If you’re counting down the days until lockdown lifts and you can finally jet off on that planned holiday, it looks like you might need to adjust your expectations as experts predict travel of the future is set to change drastically.
According to some experts, airports, international travel and planes will likely undergo serious changes in a post-pandemic world that will change the way we travel completely.
David Chadwick, the director for Identity and Biometrics for Unisys in Asia Pacific, says travel is set to get far more personal, predicting travellers of the future will rely on their health status more than anything else when it comes to crossing international borders.
"When the government lifts the travel bans, the airport experience will be very different to what it is now,” he said.
Mr Chadwick predicts that over the next 12 to 18 months, someone's health will become just as important to security as what they are carrying in their luggage.
“Security processes and experiences will centre on keeping people safe and healthy; for example, there might be a separate queue for somebody who is certified as being resistant or vaccinated against COVID-19,” he said.
“This will require travellers to provide more information to border security and will mean we will have an increased dependence on technology to identify risks.”
In fact, they predict that a clean bill of health or coronavirus recovery under your belt, could land you special treatment and that health will determine handy extras like express passes and boarding privileges.
More personal information
It will also mean, however, that more personal information than ever might need to be provided to get from A to B.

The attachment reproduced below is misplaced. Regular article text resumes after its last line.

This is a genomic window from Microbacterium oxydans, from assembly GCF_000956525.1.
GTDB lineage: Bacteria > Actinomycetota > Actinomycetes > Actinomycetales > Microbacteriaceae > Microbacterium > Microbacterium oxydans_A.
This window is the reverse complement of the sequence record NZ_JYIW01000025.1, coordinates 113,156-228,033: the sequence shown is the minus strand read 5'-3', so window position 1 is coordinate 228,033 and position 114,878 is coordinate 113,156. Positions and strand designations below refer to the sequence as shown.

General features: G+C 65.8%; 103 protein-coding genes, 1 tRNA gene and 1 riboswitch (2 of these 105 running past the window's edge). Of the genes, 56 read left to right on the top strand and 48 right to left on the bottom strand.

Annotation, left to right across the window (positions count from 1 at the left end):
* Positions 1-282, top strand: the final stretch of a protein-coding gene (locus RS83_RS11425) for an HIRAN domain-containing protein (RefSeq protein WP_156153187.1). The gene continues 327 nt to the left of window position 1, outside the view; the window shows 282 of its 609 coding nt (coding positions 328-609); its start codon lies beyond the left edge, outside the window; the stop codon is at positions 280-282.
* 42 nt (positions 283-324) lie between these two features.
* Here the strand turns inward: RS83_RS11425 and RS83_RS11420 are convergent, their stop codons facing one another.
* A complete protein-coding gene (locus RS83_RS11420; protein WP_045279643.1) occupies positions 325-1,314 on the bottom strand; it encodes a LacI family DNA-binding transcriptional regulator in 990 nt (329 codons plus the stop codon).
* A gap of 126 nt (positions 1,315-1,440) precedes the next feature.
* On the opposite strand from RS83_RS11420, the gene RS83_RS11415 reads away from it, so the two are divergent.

The technology company predicts that things like identity apps, biometrics tools and connected government systems could be used to let borders access medical records or the locations a traveller has visited in order to give them the green light for travel.
David Chadwick, however, believes Australians will adapt to the changes relatively easily.
“To stay safe, most Australians acknowledge that we must share more personal information,” he says, adding six in ten Aussies are comfortable with the government using personal information and technology to maintain security.
New screening and seating
It seems screening measures will also likely be overhauled for contactless options.
Airports in the future are likely to have more space in queues, quicker security screening, and more spaced out seating on planes.
Mr Chadwick predicts that airports will invest in systems that don’t require laptops of metal to be placed in trays, as they are a high germ transmission risk.
It could spell good news if you’re in a hurry, as cumbersome security lines often slow the airport flow, and are the main delay between checking in and settling into your flight.
Once on the plane, things will also look very different.
Anyone who has had a difficult, noisy or smelly neighbour on a long-haul flight will be pleased to know that Unisys predicts airlines will use only every second seat for the foreseeable future to keep enough distance between passengers.
So though we’re not sure when exactly we can jet off on another holiday, it looks like when that day comes we will have to be ready for a whole new world of travel.
Some might even prefer to travel through the virtual innovations that have sprung up since the coronavirus lockdown, that let ‘passengers’ see sights all over the globe, and even take a peek in our own backyard.
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